So perhaps I chose a bit of an insensitive title for this section with the video game reference, but honestly, when it comes to VR combat training, “Call of Duty” isn’t far off. Various militaries have shown interest in establishing VR as an integral part of their training, whether it’s advanced flight, battlefield, or vehicle training. They’ve even pondering virtual reality bootcamp, which I’m not sure how I feel about. Is it better to be screamed at by an actual person or a frighteningly real virtual person?
If You Build It, VR Will Come: Fashion and Architecture
So fashion and architecture may not seem the most similar of items to group together, but I chose to because, ultimately, they both deal with the construction of something, and VR is a perfect realm to map out those constructions. If you’re a fashion designer, why scribble a sketch of a dress in a notepad when you can actually construct it virtually and have a few avatars throw it on, like a Versace/”Tron” crossover? If you’re an architect fixing to build a hotel, for example, same deal; why whip out pages on pages on pages of blueprints when you can just toss on a headset and build yourself a fatty Overlook? If you’re in the business of constructing anything, whether it’s a pair of shoes or a pair of skyscrapers, VR is the way to go for some construction strategy.
Doctor, Doctor, Gimme’ the News: VR’s Endless Medical Applications
Alright, so despite everything we’ve heard about VR’s potential effects on the entertainment front, it's truly incredible the amount of breakthroughs modern medicine is using VR for. Whether it’s for rehab, therapy, or straight education, the medical field seems to almost be the field most aggressively pursuing VR usage, and in truly miraculous ways. Afraid of flying? Toss on a VR headset when you board and spend some time on a beach instead. Are you an aspiring medical surgeon? Hop into virtual reality to get some first hand experience AS a surgeon performing the surgery.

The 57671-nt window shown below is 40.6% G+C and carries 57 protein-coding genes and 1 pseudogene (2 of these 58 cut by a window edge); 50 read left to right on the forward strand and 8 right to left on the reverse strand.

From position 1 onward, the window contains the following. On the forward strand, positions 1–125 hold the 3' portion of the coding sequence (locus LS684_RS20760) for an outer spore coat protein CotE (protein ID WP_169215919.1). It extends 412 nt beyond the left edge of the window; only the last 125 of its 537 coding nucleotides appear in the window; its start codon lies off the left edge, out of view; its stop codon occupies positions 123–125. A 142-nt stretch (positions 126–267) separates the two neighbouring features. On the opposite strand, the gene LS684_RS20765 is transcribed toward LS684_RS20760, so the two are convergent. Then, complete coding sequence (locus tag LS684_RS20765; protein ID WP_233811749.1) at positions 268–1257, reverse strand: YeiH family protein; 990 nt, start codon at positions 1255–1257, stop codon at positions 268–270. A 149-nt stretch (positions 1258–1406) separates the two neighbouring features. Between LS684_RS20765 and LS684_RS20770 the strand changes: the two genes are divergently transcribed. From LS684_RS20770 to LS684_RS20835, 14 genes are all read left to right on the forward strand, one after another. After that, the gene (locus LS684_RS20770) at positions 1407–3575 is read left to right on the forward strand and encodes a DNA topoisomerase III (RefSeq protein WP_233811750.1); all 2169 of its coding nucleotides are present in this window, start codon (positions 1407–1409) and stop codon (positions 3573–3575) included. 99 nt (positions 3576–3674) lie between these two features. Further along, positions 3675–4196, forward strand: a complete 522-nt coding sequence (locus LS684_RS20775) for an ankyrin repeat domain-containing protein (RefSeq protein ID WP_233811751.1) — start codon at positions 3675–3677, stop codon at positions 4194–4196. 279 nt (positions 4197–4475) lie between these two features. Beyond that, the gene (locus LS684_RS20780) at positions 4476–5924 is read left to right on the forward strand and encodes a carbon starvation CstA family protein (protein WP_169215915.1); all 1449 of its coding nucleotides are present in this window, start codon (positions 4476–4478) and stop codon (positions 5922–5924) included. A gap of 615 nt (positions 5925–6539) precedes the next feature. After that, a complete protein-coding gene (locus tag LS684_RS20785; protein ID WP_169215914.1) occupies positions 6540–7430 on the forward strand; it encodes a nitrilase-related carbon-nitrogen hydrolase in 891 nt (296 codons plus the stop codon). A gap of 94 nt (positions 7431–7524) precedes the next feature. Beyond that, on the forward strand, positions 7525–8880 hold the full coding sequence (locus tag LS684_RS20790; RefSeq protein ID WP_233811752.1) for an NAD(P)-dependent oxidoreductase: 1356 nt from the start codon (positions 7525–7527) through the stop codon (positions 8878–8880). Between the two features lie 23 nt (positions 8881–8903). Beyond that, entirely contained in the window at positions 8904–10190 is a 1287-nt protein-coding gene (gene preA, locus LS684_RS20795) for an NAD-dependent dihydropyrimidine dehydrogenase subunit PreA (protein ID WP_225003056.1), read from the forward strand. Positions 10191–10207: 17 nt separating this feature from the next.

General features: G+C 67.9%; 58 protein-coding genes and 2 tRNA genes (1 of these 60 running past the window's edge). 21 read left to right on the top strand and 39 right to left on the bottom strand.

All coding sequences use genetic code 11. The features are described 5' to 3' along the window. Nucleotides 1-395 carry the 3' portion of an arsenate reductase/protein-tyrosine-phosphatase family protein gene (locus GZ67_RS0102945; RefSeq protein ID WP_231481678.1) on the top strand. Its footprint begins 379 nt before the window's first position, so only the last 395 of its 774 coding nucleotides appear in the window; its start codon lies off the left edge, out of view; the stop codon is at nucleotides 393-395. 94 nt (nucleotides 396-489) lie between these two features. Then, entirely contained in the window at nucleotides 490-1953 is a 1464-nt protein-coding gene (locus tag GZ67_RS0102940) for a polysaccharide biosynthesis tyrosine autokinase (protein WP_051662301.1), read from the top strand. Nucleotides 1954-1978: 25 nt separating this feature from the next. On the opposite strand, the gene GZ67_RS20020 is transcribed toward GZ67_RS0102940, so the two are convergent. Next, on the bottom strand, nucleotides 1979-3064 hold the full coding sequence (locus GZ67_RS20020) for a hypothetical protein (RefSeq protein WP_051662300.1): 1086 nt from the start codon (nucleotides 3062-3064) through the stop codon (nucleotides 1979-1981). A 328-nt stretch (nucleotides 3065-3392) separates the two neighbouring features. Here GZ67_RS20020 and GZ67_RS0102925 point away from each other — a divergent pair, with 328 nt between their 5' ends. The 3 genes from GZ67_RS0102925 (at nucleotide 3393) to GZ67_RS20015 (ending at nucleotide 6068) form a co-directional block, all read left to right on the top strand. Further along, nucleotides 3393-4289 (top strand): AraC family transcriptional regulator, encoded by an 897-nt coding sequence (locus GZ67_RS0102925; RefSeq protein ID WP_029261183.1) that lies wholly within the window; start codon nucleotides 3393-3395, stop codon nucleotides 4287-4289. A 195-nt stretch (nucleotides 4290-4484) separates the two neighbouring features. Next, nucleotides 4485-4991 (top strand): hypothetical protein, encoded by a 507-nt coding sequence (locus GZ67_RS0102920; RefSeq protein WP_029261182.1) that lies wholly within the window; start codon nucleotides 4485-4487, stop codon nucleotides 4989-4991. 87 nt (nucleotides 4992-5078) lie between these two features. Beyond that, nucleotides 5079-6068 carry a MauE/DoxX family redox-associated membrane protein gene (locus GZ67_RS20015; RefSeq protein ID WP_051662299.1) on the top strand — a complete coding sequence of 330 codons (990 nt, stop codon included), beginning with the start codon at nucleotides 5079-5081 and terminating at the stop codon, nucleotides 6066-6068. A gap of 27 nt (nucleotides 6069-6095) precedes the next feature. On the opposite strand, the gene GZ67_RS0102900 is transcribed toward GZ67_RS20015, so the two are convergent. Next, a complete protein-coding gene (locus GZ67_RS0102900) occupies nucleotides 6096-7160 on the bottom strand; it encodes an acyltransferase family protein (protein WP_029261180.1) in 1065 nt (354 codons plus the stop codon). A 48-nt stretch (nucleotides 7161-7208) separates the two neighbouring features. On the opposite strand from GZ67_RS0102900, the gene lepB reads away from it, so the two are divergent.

And these aren’t just fantasies -- they’re reality. Some surgeons have actually been donning VR goggles for students to experience in their education. Burn victims have been using virtual realities where they have snowball fights with penguins while listening to Paul Simon (I’m not even kidding), and, as ridiculous as that sounds, it’s actually helped significantly. Soldiers with PTSD have been exposed to VR to relive their traumatic experiences and work through them in therapy as they occur. VR simulations have been created where children with autism can work through virtual social scenarios to learn how better to function socially in everyday life. 8 paraplegic people entered a VR program where they were soccer players moving across a field, and ALL 8 PEOPLE had their conditions improve, four of whom went from full paraplegics to partial. This is mind blowing, incredible stuff.
Now you may have just read through the entire length of this blog and are now asking “What uh … what does that have to do with video production?” Well, frankly, this is a whole new phase of video production, a brave new world, if you will, as VR will provide a host of wild new possibilities as to how videos are shot and produced. The times they are a changin’, folks. Who knows, maybe in a few years, you’ll be able to actually live my blogs. What a glorious day that will be!